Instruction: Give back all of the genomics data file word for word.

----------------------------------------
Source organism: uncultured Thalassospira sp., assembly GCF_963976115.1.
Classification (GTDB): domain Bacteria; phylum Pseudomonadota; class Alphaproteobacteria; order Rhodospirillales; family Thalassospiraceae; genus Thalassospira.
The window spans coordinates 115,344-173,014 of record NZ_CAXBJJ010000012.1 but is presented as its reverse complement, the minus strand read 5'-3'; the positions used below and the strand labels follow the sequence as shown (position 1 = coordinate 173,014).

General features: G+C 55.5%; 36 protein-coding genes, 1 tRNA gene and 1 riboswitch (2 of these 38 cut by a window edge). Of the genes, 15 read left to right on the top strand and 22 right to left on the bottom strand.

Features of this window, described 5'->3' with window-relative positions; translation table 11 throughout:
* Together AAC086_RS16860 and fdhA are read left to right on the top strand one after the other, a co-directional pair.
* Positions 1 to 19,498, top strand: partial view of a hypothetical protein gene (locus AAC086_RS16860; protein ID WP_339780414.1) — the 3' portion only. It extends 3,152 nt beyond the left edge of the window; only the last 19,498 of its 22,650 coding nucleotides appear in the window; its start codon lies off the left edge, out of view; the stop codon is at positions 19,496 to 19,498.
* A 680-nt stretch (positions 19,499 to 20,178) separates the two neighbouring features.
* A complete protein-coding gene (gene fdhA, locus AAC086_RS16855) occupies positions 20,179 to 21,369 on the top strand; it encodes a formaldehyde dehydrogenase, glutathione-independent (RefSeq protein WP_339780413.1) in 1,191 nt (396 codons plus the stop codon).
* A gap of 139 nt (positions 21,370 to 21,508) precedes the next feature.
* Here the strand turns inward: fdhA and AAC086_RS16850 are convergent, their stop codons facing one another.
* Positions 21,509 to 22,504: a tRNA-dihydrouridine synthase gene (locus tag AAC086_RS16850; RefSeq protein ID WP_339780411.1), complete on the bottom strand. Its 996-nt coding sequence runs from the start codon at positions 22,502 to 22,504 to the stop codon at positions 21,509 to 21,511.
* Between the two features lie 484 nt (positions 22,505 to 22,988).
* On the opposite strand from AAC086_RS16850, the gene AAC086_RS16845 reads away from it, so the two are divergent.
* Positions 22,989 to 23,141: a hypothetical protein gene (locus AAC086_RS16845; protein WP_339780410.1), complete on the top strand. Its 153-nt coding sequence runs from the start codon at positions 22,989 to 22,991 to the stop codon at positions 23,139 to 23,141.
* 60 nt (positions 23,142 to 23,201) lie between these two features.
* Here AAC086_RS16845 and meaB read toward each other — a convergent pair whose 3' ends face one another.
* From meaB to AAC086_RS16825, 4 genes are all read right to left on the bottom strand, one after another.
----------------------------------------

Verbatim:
Source organism: uncultured Thalassospira sp., assembly GCF_963976115.1.
Classification (GTDB): domain Bacteria; phylum Pseudomonadota; class Alphaproteobacteria; order Rhodospirillales; family Thalassospiraceae; genus Thalassospira.
The window spans coordinates 115,344-173,014 of record NZ_CAXBJJ010000012.1 but is presented as its reverse complement, the minus strand read 5'-3'; the positions used below and the strand labels follow the sequence as shown (position 1 = coordinate 173,014).

General features: G+C 55.5%; 36 protein-coding genes, 1 tRNA gene and 1 riboswitch (2 of these 38 cut by a window edge). Of the genes, 15 read left to right on the top strand and 22 right to left on the bottom strand.

Features of this window, described 5'->3' with window-relative positions; translation table 11 throughout:
* Together AAC086_RS16860 and fdhA are read left to right on the top strand one after the other, a co-directional pair.
* Positions 1 to 19,498, top strand: partial view of a hypothetical protein gene (locus AAC086_RS16860; protein ID WP_339780414.1) — the 3' portion only. It extends 3,152 nt beyond the left edge of the window; only the last 19,498 of its 22,650 coding nucleotides appear in the window; its start codon lies off the left edge, out of view; the stop codon is at positions 19,496 to 19,498.
* A 680-nt stretch (positions 19,499 to 20,178) separates the two neighbouring features.
* A complete protein-coding gene (gene fdhA, locus AAC086_RS16855) occupies positions 20,179 to 21,369 on the top strand; it encodes a formaldehyde dehydrogenase, glutathione-independent (RefSeq protein WP_339780413.1) in 1,191 nt (396 codons plus the stop codon).
* A gap of 139 nt (positions 21,370 to 21,508) precedes the next feature.
* Here the strand turns inward: fdhA and AAC086_RS16850 are convergent, their stop codons facing one another.
* Positions 21,509 to 22,504: a tRNA-dihydrouridine synthase gene (locus tag AAC086_RS16850; RefSeq protein ID WP_339780411.1), complete on the bottom strand. Its 996-nt coding sequence runs from the start codon at positions 22,502 to 22,504 to the stop codon at positions 21,509 to 21,511.
* Between the two features lie 484 nt (positions 22,505 to 22,988).
* On the opposite strand from AAC086_RS16850, the gene AAC086_RS16845 reads away from it, so the two are divergent.
* Positions 22,989 to 23,141: a hypothetical protein gene (locus AAC086_RS16845; protein WP_339780410.1), complete on the top strand. Its 153-nt coding sequence runs from the start codon at positions 22,989 to 22,991 to the stop codon at positions 23,139 to 23,141.
* 60 nt (positions 23,142 to 23,201) lie between these two features.
* Here AAC086_RS16845 and meaB read toward each other — a convergent pair whose 3' ends face one another.
* From meaB to AAC086_RS16825, 4 genes are all read right to left on the bottom strand, one after another.